In 2012, Scannell-Desch and Doherty, a professor of nursing at Western Connecticut State University, co-authored the book Nurses in War: Voices from Iraq and Afghanistan (Springer Publishing), which describes the experiences of 37 military nurses who cared for soldiers in mobile surgical field hospitals, detainee care centers, base and city hospitals, medevac aircrafts, and aeromedical staging units.
The new book follows a different group of nurses who have been back an average of four years after serving in Iraq and Afghanistan. “We wanted people to have perspective on their wartime experience,” Scannell-Desch explains. “Everyone who goes to war comes back changed.”
For many returning nurses, whose names and identifying characteristics were altered to protect their confidentiality, a “new normal” meant readjusting to changing family dynamics resulting from their time away from home or a substantial alteration in the direction of their nursing careers. “Some people decided to get out of the military or pursue a different area of nursing that they had never contemplated before,” says the Rutgers University–Camden scholar.
Following the horrors of war, some nurses found they could not return to jobs as trauma nurses and opted to work with babies or older adults. Others – especially young nurses, Scannell-Desch notes – found that they thrived in situations of great stress and made new career choices that echoed their wartime experiences. While many military nurses wanted to stay on active duty, some did transition to civilian nursing careers.
In spite of the challenges of reintegration, Scannell-Desch says most nurse veterans successfully readjust with time. “It is important for them and their families to take advantage of the wealth of resources available to them,” she says. “Accurate information, coping strategies, and social support will positively influence their reintegration journey.”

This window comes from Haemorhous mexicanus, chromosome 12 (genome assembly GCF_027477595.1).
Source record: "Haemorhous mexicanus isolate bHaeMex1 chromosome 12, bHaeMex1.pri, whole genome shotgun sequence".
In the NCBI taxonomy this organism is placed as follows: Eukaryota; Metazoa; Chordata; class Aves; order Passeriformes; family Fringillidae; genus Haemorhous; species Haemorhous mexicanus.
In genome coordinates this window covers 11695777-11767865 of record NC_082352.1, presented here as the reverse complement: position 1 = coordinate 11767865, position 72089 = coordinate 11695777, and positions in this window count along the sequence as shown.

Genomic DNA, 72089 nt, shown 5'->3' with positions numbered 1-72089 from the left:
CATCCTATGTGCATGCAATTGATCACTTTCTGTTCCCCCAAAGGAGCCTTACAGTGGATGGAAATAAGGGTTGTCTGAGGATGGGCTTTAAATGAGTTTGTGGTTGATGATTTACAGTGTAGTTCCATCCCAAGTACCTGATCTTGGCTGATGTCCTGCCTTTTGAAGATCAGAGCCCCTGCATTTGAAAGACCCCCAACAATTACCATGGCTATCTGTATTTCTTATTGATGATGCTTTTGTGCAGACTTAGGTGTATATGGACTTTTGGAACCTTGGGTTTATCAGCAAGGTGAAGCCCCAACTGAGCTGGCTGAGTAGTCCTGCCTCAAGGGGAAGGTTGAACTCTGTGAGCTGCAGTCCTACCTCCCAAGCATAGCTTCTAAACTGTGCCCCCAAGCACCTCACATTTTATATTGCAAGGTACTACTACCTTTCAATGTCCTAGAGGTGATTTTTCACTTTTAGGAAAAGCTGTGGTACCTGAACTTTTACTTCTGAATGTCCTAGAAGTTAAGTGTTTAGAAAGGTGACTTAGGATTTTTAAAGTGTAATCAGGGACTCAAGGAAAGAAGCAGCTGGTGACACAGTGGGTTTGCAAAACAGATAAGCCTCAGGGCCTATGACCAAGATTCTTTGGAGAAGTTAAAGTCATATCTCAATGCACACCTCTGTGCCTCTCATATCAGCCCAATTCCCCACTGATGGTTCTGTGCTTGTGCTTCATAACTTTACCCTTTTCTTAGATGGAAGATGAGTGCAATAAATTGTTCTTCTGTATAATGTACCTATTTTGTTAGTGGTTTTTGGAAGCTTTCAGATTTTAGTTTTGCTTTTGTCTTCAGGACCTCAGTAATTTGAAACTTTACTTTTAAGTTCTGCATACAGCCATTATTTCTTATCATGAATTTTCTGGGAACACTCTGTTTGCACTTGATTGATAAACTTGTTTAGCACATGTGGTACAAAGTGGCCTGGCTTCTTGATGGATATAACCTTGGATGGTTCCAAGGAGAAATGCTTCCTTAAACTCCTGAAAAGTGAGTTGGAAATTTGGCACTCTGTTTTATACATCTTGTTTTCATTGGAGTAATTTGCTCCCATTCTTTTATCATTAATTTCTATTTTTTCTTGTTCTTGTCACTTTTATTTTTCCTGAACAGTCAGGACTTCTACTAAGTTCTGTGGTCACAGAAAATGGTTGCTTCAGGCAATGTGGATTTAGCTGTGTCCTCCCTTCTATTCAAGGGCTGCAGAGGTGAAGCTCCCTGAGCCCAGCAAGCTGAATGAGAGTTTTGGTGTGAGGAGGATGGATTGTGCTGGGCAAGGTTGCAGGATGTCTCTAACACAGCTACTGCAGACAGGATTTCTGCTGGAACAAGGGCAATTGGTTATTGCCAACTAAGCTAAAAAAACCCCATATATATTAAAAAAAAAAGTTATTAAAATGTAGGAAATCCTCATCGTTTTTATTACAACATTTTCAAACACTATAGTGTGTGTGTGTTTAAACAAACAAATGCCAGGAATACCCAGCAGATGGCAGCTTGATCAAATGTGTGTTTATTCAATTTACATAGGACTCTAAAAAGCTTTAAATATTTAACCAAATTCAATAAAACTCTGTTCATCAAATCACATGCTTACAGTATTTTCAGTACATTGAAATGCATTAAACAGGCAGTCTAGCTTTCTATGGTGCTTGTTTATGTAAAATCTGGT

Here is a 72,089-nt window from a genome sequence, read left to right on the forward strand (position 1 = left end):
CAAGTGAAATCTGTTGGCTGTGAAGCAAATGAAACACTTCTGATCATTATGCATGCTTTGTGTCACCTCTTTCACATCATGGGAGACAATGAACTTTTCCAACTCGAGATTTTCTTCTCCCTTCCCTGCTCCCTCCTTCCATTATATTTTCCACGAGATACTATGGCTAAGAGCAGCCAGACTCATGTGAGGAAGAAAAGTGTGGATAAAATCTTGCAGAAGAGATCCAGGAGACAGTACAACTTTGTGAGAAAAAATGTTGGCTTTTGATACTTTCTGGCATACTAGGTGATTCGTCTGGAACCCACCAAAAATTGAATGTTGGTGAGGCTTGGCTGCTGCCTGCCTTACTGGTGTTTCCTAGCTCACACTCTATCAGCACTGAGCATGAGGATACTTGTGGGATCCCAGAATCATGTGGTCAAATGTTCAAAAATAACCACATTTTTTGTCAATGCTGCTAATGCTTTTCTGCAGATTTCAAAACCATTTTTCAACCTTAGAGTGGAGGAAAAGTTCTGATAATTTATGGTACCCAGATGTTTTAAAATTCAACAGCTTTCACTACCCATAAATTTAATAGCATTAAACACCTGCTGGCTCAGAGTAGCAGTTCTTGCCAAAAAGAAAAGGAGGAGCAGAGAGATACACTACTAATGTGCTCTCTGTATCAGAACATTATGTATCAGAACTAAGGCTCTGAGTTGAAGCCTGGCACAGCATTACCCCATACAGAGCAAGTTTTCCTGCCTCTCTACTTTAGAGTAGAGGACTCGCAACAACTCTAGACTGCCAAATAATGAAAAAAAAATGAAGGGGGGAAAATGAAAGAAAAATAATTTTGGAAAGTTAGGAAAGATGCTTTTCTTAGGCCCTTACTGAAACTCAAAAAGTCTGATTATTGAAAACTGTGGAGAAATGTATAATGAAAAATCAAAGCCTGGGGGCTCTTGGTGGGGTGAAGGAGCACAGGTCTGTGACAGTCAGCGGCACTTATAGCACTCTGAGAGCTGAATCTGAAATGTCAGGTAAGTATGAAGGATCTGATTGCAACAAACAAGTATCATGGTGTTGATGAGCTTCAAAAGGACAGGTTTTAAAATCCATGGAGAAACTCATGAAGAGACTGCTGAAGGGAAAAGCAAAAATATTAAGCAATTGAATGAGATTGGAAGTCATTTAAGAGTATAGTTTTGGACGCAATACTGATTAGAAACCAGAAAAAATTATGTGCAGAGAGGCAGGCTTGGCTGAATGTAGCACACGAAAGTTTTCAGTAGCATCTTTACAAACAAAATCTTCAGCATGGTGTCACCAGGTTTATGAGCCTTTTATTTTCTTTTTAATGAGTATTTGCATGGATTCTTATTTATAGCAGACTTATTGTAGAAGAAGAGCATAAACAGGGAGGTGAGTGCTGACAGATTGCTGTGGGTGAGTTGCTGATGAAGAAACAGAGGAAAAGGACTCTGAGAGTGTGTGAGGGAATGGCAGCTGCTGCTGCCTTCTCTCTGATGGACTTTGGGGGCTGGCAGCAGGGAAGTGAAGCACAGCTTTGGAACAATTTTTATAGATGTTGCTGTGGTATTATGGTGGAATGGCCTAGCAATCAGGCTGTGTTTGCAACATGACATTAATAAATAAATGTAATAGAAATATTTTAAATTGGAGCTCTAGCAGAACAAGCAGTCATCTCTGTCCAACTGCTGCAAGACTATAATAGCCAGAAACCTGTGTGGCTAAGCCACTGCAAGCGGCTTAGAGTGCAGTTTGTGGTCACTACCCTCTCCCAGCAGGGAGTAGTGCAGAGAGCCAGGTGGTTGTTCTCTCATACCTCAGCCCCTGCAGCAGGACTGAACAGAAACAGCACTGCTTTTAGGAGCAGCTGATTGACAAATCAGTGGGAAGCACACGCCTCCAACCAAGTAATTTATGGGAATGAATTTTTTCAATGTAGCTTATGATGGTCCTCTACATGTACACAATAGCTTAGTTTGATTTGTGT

The book recounts the variety of the homecomings returning nurses saw, from televised celebrations with happy families and military bands, to desolate arrivals where those who served hardly received a thank-you for their time overseas. For some, readjusting to life at home proved challenging because the nurses did not receive support from their families or co-workers, who seemed to think the time of deployment had been a vacation for the combat nurses. But Scannell-Desch stresses that every nurse had a different experience, which they shared through mostly face-to-face interviews with the authors.
As Scannell-Desch and Doherty write in the book’s final chapter, “We will never forget the 35 nurses who were willingly interviewed for the research study, which led to this book. They believed in our work and wanted the world to have a lens into the reintegration period. They hoped that others would benefit by reading their narratives and understanding the meaning and feelings behind their words. The nurses wanted to debunk the myth that implies that nurses have any kind of immunity from PTSD, compassion fatigue, or burnout. Nurses are susceptible; it is just that they embrace a healing mission.”